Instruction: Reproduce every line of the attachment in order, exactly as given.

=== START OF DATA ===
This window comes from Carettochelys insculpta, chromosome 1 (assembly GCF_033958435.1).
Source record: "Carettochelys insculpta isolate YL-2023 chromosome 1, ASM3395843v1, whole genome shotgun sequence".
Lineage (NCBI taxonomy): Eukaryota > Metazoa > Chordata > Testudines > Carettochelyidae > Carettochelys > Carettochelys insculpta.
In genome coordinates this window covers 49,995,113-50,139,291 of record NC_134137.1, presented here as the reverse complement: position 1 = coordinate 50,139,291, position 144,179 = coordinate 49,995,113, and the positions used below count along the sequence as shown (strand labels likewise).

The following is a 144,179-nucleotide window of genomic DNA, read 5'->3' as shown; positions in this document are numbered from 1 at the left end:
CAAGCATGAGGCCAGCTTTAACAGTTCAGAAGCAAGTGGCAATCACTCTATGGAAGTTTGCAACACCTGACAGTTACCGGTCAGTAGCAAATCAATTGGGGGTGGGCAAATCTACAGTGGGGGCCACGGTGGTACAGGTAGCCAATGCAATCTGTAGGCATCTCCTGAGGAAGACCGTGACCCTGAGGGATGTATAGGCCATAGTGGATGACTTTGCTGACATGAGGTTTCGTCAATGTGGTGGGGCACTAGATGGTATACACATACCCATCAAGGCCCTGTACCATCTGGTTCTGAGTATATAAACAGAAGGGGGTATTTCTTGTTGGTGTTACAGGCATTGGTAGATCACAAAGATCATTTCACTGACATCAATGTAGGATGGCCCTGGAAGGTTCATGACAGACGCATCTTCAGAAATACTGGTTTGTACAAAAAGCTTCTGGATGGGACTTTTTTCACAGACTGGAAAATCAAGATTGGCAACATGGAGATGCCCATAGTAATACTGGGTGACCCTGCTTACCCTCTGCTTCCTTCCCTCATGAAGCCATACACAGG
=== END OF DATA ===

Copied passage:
This window comes from Carettochelys insculpta, chromosome 1 (assembly GCF_033958435.1).
Source record: "Carettochelys insculpta isolate YL-2023 chromosome 1, ASM3395843v1, whole genome shotgun sequence".
Lineage (NCBI taxonomy): Eukaryota > Metazoa > Chordata > Testudines > Carettochelyidae > Carettochelys > Carettochelys insculpta.
In genome coordinates this window covers 49,995,113-50,139,291 of record NC_134137.1, presented here as the reverse complement: position 1 = coordinate 50,139,291, position 144,179 = coordinate 49,995,113, and the positions used below count along the sequence as shown (strand labels likewise).

The following is a 144,179-nucleotide window of genomic DNA, read 5'->3' as shown; positions in this document are numbered from 1 at the left end:
CAAGCATGAGGCCAGCTTTAACAGTTCAGAAGCAAGTGGCAATCACTCTATGGAAGTTTGCAACACCTGACAGTTACCGGTCAGTAGCAAATCAATTGGGGGTGGGCAAATCTACAGTGGGGGCCACGGTGGTACAGGTAGCCAATGCAATCTGTAGGCATCTCCTGAGGAAGACCGTGACCCTGAGGGATGTATAGGCCATAGTGGATGACTTTGCTGACATGAGGTTTCGTCAATGTGGTGGGGCACTAGATGGTATACACATACCCATCAAGGCCCTGTACCATCTGGTTCTGAGTATATAAACAGAAGGGGGTATTTCTTGTTGGTGTTACAGGCATTGGTAGATCACAAAGATCATTTCACTGACATCAATGTAGGATGGCCCTGGAAGGTTCATGACAGACGCATCTTCAGAAATACTGGTTTGTACAAAAAGCTTCTGGATGGGACTTTTTTCACAGACTGGAAAATCAAGATTGGCAACATGGAGATGCCCATAGTAATACTGGGTGACCCTGCTTACCCTCTGCTTCCTTCCCTCATGAAGCCATACACAGG